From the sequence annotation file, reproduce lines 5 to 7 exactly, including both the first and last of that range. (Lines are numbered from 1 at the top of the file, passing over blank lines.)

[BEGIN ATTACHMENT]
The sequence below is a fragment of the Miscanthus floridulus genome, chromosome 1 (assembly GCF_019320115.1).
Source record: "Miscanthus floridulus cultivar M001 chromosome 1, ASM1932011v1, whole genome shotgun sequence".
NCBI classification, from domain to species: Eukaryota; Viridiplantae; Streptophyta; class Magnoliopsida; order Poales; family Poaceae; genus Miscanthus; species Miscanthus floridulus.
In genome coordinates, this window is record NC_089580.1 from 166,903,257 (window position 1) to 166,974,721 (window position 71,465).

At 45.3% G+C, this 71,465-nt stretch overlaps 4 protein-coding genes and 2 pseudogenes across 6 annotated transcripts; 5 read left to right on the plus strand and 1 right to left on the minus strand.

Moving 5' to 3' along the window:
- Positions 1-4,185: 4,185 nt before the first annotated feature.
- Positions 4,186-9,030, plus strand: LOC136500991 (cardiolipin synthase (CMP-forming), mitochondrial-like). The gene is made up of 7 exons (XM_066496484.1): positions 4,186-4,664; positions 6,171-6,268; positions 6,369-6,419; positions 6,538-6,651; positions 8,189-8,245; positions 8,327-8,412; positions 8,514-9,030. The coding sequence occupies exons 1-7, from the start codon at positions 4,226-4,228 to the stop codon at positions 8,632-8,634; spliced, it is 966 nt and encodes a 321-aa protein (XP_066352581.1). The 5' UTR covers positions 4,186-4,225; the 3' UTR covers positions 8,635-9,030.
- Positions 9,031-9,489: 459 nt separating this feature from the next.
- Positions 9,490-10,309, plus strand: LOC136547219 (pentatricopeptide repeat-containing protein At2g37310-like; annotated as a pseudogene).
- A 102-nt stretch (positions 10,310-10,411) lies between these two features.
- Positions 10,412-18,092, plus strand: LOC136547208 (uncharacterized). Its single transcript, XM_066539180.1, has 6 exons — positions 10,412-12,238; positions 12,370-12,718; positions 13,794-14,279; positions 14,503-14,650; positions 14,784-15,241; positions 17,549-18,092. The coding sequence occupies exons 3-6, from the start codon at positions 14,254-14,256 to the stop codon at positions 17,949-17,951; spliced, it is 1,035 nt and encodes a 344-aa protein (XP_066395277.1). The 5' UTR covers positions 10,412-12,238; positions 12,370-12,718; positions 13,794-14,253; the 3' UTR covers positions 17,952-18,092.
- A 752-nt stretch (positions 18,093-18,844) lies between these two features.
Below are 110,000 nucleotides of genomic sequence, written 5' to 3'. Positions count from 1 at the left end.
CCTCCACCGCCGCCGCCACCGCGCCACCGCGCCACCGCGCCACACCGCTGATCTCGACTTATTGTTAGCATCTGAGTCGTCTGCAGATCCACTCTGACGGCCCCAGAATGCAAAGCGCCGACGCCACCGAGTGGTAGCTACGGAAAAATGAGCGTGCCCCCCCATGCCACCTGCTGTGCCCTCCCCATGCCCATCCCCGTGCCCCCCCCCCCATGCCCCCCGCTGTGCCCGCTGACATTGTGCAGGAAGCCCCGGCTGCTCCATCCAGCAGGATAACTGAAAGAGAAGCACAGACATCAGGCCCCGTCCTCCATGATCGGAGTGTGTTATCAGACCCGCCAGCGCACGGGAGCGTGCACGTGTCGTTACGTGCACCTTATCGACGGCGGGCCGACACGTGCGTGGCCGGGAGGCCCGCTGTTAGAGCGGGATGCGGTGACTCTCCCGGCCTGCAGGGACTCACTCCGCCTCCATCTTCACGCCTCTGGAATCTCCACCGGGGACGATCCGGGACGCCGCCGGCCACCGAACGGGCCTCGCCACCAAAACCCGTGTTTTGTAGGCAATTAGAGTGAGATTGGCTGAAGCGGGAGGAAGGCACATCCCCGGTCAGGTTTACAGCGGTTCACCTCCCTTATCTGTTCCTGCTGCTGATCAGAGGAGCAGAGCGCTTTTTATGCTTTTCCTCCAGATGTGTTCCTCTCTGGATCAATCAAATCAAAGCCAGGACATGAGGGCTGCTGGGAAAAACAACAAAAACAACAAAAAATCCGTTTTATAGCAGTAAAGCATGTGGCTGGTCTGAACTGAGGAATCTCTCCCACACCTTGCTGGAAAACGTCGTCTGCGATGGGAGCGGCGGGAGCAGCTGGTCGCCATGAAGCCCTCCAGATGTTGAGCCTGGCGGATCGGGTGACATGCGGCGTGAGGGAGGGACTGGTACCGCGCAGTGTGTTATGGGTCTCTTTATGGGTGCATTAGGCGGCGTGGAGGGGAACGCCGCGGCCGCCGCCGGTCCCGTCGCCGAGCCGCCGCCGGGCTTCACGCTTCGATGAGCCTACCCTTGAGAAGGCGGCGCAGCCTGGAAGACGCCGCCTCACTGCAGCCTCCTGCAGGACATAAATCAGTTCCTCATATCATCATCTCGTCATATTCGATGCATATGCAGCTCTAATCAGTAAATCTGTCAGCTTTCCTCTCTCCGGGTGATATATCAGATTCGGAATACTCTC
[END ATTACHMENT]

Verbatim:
At 45.3% G+C, this 71,465-nt stretch overlaps 4 protein-coding genes and 2 pseudogenes across 6 annotated transcripts; 5 read left to right on the plus strand and 1 right to left on the minus strand.

Moving 5' to 3' along the window:
- Positions 1-4,185: 4,185 nt before the first annotated feature.